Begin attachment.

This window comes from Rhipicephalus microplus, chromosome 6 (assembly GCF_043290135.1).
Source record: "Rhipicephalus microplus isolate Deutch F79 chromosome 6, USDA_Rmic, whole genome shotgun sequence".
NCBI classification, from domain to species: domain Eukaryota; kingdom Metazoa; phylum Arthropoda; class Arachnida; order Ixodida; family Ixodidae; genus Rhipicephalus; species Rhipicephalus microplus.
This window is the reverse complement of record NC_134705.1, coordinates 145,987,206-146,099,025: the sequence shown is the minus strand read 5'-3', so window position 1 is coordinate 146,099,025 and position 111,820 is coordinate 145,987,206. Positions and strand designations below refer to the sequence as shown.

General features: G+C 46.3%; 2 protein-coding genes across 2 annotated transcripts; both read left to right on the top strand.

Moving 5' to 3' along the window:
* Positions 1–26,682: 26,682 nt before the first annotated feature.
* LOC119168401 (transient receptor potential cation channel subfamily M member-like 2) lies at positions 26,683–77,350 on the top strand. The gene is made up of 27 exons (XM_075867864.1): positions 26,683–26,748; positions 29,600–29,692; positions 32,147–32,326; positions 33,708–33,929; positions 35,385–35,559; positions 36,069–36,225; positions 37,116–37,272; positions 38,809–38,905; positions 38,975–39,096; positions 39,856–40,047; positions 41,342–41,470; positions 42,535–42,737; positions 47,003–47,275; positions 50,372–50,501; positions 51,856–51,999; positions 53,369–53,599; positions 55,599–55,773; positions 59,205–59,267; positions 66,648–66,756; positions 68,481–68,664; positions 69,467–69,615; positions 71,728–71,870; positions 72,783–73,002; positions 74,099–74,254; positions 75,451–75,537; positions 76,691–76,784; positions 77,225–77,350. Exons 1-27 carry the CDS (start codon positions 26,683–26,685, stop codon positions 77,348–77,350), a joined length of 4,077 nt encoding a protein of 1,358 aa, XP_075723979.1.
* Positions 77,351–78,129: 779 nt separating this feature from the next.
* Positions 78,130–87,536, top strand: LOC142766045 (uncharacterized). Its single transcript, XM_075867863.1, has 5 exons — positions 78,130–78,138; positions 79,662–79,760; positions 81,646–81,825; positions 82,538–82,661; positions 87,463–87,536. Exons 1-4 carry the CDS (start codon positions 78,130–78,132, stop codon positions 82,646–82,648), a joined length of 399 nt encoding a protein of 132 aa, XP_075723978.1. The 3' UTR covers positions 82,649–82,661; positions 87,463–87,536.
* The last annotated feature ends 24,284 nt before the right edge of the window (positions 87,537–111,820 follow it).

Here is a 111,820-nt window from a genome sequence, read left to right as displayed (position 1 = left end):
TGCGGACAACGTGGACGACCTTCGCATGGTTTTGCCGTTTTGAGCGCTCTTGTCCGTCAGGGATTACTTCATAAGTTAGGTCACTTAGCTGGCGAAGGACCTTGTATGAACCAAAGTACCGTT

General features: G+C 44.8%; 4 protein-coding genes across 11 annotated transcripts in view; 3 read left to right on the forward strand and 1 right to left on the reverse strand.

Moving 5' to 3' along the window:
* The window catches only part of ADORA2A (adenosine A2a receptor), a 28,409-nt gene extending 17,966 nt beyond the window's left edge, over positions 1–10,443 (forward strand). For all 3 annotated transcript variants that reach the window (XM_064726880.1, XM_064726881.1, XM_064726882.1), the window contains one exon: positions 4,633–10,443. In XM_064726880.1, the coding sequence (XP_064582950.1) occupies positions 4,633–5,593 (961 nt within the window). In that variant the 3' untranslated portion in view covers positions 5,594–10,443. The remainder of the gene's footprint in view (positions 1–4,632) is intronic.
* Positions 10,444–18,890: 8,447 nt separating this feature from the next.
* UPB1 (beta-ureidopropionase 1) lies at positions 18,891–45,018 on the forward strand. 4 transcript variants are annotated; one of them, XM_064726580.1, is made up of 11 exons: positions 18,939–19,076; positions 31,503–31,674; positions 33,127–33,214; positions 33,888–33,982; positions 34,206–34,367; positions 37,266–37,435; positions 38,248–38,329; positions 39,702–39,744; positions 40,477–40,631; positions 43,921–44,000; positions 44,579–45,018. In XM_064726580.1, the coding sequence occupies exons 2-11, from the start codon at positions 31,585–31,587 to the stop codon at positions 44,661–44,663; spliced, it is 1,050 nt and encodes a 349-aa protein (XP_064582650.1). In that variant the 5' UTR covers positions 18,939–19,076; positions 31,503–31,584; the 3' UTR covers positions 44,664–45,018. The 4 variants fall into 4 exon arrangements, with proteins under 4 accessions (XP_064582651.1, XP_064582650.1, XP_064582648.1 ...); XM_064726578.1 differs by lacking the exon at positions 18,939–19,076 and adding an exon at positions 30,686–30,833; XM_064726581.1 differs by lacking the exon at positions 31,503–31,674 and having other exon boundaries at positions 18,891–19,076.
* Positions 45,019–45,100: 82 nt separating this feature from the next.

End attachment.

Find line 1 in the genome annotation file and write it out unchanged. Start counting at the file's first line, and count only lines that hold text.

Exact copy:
This window comes from Rhipicephalus microplus, chromosome 6 (assembly GCF_043290135.1).